Recipients on SCOTUS ruling that kept DACA alive: “We will make change happen.”

DACA recipients across the United States had a win on Thursday when the U.S. Supreme Court blocked President Donald Trump’s effort to end the Deferred Action for Childhood Arrivals (DACA) program. 

“I was on the verge of tears because it meant that I could continue working and start my dream job,” said Raul Enrique Castañeda. 

Castañeda, 24, is a nursing graduate from Nashville. He was at a coffee shop studying for his state board exam when he saw the news on social media. Castañeda said he was anxious and nervous, but he felt a sense of tranquility with the new ruling. 

“We have lived here for years and just like our parents, we contribute to society and deserve the chance to be recognized as Americans. We deserve the right to be seen as part of this country,” he said. 

DACA is a program that was introduced in 2012 by President Barack Obama and offers legal protections to about 700,000 young immigrants. Among the benefits it offers is the permission to remain in the country, receive work permits and, in some states, obtain a driver’s license. 

Working legally allows DACA recipients to pay for school, giving them the chance the pursue higher education. 

Jensy Matute Guifarro, 21, is a senior at Florida International University studying public relations and her plan is to go into law school after she receives her bachelor’s degree. 

Many recipients sighed with relief knowing they get to keep their jobs. On average, those protected by DACA are in their mid-20s and the oldest are in their late 30s. 

For Matute, the SCOTUS decision allows her to continue giving back to her parents who, she said, gave her everything despite having nothing when they arrived in this country. 

“To work means I can be financially stable to keep up with college expenses and to provide for my family,” said Matute. 

Thursday’s decision means that President Trump’s reason to end the program was not legally sufficient. The Trump administration must now provide a more solid justification or give up on trying to eliminate the program. 

DACA recipients say there is still more work to do in their fight, but they celebrate this victory and hope for a better future.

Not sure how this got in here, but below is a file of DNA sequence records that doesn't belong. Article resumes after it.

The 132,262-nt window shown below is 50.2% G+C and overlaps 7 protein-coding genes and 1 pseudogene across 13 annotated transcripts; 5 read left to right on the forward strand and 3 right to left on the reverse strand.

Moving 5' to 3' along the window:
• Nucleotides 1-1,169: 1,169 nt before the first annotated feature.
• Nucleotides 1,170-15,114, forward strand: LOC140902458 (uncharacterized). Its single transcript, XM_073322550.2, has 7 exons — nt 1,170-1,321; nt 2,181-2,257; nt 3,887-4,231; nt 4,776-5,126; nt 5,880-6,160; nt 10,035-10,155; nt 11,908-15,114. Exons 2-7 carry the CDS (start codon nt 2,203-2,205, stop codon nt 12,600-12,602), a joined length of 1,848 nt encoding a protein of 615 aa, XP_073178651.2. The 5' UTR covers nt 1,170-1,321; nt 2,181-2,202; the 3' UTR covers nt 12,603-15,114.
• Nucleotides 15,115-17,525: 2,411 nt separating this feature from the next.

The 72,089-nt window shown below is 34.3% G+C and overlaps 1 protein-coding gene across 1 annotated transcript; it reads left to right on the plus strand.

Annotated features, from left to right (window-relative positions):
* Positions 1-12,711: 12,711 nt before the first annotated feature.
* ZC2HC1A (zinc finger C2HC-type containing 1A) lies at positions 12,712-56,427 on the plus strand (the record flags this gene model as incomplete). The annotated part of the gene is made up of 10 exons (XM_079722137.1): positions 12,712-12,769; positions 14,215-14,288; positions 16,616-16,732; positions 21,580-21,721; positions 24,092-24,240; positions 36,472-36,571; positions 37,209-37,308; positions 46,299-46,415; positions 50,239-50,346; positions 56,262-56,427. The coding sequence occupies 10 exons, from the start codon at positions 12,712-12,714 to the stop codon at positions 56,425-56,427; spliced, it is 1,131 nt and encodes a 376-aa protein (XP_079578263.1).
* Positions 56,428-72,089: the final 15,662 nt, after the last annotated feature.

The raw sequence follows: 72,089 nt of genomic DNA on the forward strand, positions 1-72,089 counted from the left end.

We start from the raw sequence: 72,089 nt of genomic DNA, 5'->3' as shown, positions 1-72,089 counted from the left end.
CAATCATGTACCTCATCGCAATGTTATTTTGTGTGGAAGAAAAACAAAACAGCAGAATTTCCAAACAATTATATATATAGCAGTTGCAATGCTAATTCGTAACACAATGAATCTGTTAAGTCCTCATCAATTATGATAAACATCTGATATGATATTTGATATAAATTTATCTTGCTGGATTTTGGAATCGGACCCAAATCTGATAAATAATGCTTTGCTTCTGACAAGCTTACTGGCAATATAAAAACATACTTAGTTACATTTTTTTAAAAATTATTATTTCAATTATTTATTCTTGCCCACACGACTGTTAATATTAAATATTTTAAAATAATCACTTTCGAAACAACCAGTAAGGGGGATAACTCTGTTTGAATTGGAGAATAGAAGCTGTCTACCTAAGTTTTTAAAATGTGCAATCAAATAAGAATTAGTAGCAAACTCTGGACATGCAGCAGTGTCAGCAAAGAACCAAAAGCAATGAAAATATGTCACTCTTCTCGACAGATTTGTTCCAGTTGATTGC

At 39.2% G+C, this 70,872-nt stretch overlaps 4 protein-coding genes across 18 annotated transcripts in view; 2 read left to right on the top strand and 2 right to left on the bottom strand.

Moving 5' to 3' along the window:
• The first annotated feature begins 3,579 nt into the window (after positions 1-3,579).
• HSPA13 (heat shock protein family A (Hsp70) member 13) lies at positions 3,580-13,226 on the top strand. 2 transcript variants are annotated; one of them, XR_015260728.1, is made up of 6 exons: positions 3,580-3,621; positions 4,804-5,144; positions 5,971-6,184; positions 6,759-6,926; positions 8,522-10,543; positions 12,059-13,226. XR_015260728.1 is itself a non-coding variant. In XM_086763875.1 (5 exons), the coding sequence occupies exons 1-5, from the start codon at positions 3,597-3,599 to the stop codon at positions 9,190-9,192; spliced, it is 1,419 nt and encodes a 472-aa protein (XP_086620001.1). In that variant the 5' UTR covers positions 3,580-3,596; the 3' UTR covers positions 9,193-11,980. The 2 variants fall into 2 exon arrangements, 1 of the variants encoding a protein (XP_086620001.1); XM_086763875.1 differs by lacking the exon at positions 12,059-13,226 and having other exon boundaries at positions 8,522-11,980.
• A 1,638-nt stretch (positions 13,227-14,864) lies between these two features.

Matute hopes more allies will join the thousands of young immigrants and fight with them. 

“We have a long way to go for true justice,” she said. 

In 2017, President Trump attempted to end the program and since then, no new applications have been accepted. Immigrant advocates fought to maintain it partially alive for those who were already protected under the status. 

“We have to continue fighting for the countless others who are not able to apply for DACA. We cannot leave our community behind,” said Castañeda. 

He believes the country needs immigration reform and shared his sympathy for those who remain uncertain about their futures as they live in fear without any protections. 

“I was in their shoes before and that I still am. I know their pain and their worries. I am here for them and together we will make change happen,” he said. 

Recipients under the current DACA program do not have a path to citizenship, which they say is what they are fighting to reach. 

“Now, me and 700,000 others will be able to keep pursuing our dreams and making the impact we want to while fighting for the next best thing: something permanent,” said Matute.

Nayeli Membreno is a journalism and communication major with a minor in English. Born and raised in Miami, Florida, but with Argentinian roots, she brings a multicultural perspective to work. She is passionate about storytelling and enjoys keeping people informed through her writing. Her goal is to share stories, uncover the truth, and give a voice to those who need to be heard.